Wednesday, Sept. 13 – Hoosier Park
One of the longest days for Brian Brown started with a qualifier for Fear The Dragon at 10:15 in the morning and ended with Blazin Britches’ win in the $160,000 Nadia Lobell at 9:30 that evening.
“We were very disappointed in Dragon that day. David didn’t think he finished as well as he should have. The track was really muddy that day. He actually beat a horse that was wining some opens at Hoosier earlier in the year. After, we raced Britches that night. Those were two great mares, her and Agent Q, and they went the mile in (1):52. The track was much better that night, so we thought that Dragon really didn’t qualify that badly. Britches was actually beat, she was not 100 per cent. Agent Q made a break right before the wire. When we got home and took the blood, Britches was dehydrated. It wasn’t a great day that day. We came out of there worried about both horses.”
Tuesday, Sept. 19 – Delaware County Fair
Long-time friend, David Miller, was enshrined into Little Brown Jug Wall of Fame during a ceremony in the Log Cabin.
“To be associated with Dave all these years and for him to get into something like this. They let me get up and talk for a little bit. It was pretty cool to be involved in something like that. I have never been involved in anything like a of Hall of Fame thing. It was very nice of Chip Thomson and Tommy Wright to involve me with that.”
Wednesday, Sept. 20 – Delaware County Fair
No owner had ever captured both the Little Brown Jug and the Jugette in the same year. Trogdon had the morning line favorite in both events. Blazin Britches won the first heat in 1:52.1, but was edged by Caviart Ally in the second.
“Sometimes you do get a little spoiled and you finish second in the Jugette and you walk away very disappointed. She came out of the Nadia Lobell dehydrated. It was really, really hot in Delaware that week. The mare dehydrated again. If she only had to race one race that day, I think she could have possibly won the Jugette. That is not to take anything away from Caviart Ally. She is a really good mare. She is in the top three of the top three-year-old fillies this year. So to get beat by her was not a slap in the face, but it was still disappointing because we went in thinking we would win. If she was as good as she was at the Meadowlands, we thought for sure that we would win. I was a little worried after the elimination because she wasn’t as sharp as I she should be. Then we go into the final and she wasn’t 100 per cent, but do take anything away from Caviart Ally. She beat us fair and square.”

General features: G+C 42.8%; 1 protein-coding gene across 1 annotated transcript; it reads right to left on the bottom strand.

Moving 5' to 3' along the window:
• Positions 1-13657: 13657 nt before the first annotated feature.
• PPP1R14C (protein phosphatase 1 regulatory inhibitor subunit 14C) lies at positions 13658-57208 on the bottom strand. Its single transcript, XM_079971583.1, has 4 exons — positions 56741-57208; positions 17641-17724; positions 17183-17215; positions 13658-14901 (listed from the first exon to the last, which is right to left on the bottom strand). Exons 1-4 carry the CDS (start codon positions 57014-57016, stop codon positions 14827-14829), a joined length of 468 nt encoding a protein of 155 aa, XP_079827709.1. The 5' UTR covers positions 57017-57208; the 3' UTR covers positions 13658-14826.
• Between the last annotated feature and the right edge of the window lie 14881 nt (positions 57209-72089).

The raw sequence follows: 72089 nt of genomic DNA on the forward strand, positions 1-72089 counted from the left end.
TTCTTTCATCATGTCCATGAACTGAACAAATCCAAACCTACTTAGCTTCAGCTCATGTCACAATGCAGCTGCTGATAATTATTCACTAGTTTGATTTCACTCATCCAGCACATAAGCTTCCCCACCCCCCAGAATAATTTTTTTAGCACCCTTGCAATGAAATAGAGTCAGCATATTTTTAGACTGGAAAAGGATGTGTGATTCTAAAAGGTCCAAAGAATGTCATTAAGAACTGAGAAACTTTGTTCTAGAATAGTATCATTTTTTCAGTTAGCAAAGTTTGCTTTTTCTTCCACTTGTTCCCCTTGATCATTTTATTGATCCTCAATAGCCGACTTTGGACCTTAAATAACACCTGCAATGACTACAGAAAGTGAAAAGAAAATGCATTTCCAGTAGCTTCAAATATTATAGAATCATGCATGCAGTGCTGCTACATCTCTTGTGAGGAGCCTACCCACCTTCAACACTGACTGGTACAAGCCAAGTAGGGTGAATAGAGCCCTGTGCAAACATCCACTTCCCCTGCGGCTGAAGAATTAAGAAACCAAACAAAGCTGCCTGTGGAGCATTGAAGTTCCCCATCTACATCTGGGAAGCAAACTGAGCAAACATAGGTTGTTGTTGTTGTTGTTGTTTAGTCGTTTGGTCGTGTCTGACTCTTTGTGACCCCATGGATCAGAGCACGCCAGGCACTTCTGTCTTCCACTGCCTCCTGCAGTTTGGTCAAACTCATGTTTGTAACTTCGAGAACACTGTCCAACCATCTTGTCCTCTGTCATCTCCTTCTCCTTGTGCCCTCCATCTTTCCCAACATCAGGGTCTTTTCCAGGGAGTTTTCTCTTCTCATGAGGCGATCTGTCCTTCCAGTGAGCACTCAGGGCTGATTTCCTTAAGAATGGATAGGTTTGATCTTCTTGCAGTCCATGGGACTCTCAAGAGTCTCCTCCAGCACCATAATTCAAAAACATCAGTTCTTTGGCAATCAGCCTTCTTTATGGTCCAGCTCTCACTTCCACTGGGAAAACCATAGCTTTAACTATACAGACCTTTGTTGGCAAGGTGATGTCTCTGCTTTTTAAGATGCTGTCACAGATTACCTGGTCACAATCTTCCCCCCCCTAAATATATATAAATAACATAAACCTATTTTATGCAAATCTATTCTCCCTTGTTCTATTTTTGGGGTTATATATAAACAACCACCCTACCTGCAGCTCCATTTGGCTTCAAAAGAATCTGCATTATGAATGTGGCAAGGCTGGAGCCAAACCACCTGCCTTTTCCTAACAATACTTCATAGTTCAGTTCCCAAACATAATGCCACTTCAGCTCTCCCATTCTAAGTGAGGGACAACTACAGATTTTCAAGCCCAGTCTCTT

Thursday, Sept. 21 – Delaware County Fair
The two morning line favorites to win the 72nd Little Brown Jug were Fear The Dragon (post 3) and Downbytheseaside (post 5). In the first heat, Fear The Dragon survived a five-way photo for win. Downbytheseaside was fifth, just three quarters of length back. In the second heat, Yannick Gingras used a masterful drive to win the LBJ with Filibuster Hanover.
“I hope down the road I get another chance to win one. I hope I am like Gene Riegle and win it on my third try. Hopefully my time is coming, but to go into that race with those two horses, we thought we were in great shape. Coming out of the race, those two horses wasn’t really as good going into the race as I thought they were. Neither one was very good. Dragon was pretty good the first heat. Seaside made a three-wide move into the last turn, he got a little crooked and made a step… Brian had to steady him and he lost a little ground. He got beat by a half a length, finished fifth. If he would have won the elimination and he draws the rail and gets to control the pace. I think he wins the final. Here nor there, it didn’t work out for him. Dragon had his chance. He was following Seaside in the final. He ducked to the inside. Seaside lost a couple of lengths real quick. David had to make a judgment call to go inside or out. He goes inside to save ground and Seaside goes back and has him trapped. It was very disappointing to go into that race with the two favorites and come out with a fourth and fifth. It was a bad day.”
Sunday, Sept. 8 – Red Mile
After skipping the first week of Lexington’s Grand Circuit week, the Brown trio looked to take the Red Mile by storm during the second week. The remnants of Hurricane Nate caused the famed red clay surface to turn into a soupy mess. Blazin Britches broke stride and finished fourth in the Glen Garnsey Memorial. Fear The Dragon won his division of the Tattersalls Pace, Downbytheseaside was third.
“During the week before, we trained the three together. I told them to go a mile in :55 to :56. They went a mile in :53 off a half in a minute. Those two horses couldn’t catch Britches that day. She beat them by two lengths. She was unbelievable. That Sunday was a terrible day, it rained all day. Dragon won, but was not very good. He pretty much gutted it out that day. Seaside raced terrible. After Lexington, we scooped the colts and we didn’t find anything, but we did find a liver infection in Seaside. Britches runs at the start. I can’t tell you how far back at the start she was. My cousin caught Britches’ mile in (1):49.4. For a pacing mare to make a break, to be that far back, to come back and finish fourth, beaten only two lengths against those fillies was amazing. If she paces that day, she could have paced in :49, on that track. She got a little hot behind the gate and had to race hard. We think that mile that day sored her up (for the Breeders Crown elimination).”